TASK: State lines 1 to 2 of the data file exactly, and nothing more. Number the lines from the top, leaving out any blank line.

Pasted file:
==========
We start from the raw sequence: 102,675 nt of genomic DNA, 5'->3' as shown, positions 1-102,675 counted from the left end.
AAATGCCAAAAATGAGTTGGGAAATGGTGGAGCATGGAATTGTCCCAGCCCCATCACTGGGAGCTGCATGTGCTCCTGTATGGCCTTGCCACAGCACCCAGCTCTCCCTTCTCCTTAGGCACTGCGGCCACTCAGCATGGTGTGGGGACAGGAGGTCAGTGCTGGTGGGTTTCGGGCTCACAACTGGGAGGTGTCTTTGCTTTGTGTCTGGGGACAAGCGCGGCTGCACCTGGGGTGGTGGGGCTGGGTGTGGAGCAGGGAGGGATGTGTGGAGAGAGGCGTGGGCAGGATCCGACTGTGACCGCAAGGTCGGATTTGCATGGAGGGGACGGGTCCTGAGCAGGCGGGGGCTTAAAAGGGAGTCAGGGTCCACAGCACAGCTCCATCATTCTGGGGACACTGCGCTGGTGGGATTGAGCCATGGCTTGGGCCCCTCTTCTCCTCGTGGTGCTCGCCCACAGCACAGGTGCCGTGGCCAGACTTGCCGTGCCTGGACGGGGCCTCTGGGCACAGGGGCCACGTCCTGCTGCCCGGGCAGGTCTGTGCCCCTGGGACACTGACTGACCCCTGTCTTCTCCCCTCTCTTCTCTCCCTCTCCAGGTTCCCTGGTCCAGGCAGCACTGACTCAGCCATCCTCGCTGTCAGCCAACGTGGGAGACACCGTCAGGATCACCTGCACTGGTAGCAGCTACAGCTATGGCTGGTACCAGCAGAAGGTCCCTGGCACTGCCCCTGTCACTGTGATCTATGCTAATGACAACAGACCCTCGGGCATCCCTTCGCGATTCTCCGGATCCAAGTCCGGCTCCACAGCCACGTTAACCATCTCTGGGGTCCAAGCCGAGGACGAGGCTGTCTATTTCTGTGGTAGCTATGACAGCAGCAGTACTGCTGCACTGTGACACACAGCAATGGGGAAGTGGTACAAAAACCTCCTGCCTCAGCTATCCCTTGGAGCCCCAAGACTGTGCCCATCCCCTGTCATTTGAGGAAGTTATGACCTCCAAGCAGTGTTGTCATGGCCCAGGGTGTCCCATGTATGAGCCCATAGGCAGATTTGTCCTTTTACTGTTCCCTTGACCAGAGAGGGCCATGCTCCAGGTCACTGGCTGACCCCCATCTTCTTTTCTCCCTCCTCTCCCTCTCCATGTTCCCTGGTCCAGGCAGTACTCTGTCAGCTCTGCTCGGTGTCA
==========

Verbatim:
We start from the raw sequence: 102,675 nt of genomic DNA, 5'->3' as shown, positions 1-102,675 counted from the left end.
AAATGCCAAAAATGAGTTGGGAAATGGTGGAGCATGGAATTGTCCCAGCCCCATCACTGGGAGCTGCATGTGCTCCTGTATGGCCTTGCCACAGCACCCAGCTCTCCCTTCTCCTTAGGCACTGCGGCCACTCAGCATGGTGTGGGGACAGGAGGTCAGTGCTGGTGGGTTTCGGGCTCACAACTGGGAGGTGTCTTTGCTTTGTGTCTGGGGACAAGCGCGGCTGCACCTGGGGTGGTGGGGCTGGGTGTGGAGCAGGGAGGGATGTGTGGAGAGAGGCGTGGGCAGGATCCGACTGTGACCGCAAGGTCGGATTTGCATGGAGGGGACGGGTCCTGAGCAGGCGGGGGCTTAAAAGGGAGTCAGGGTCCACAGCACAGCTCCATCATTCTGGGGACACTGCGCTGGTGGGATTGAGCCATGGCTTGGGCCCCTCTTCTCCTCGTGGTGCTCGCCCACAGCACAGGTGCCGTGGCCAGACTTGCCGTGCCTGGACGGGGCCTCTGGGCACAGGGGCCACGTCCTGCTGCCCGGGCAGGTCTGTGCCCCTGGGACACTGACTGACCCCTGTCTTCTCCCCTCTCTTCTCTCCCTCTCCAGGTTCCCTGGTCCAGGCAGCACTGACTCAGCCATCCTCGCTGTCAGCCAACGTGGGAGACACCGTCAGGATCACCTGCACTGGTAGCAGCTACAGCTATGGCTGGTACCAGCAGAAGGTCCCTGGCACTGCCCCTGTCACTGTGATCTATGCTAATGACAACAGACCCTCGGGCATCCCTTCGCGATTCTCCGGATCCAAGTCCGGCTCCACAGCCACGTTAACCATCTCTGGGGTCCAAGCCGAGGACGAGGCTGTCTATTTCTGTGGTAGCTATGACAGCAGCAGTACTGCTGCACTGTGACACACAGCAATGGGGAAGTGGTACAAAAACCTCCTGCCTCAGCTATCCCTTGGAGCCCCAAGACTGTGCCCATCCCCTGTCATTTGAGGAAGTTATGACCTCCAAGCAGTGTTGTCATGGCCCAGGGTGTCCCATGTATGAGCCCATAGGCAGATTTGTCCTTTTACTGTTCCCTTGACCAGAGAGGGCCATGCTCCAGGTCACTGGCTGACCCCCATCTTCTTTTCTCCCTCCTCTCCCTCTCCATGTTCCCTGGTCCAGGCAGTACTCTGTCAGCTCTGCTCGGTGTCA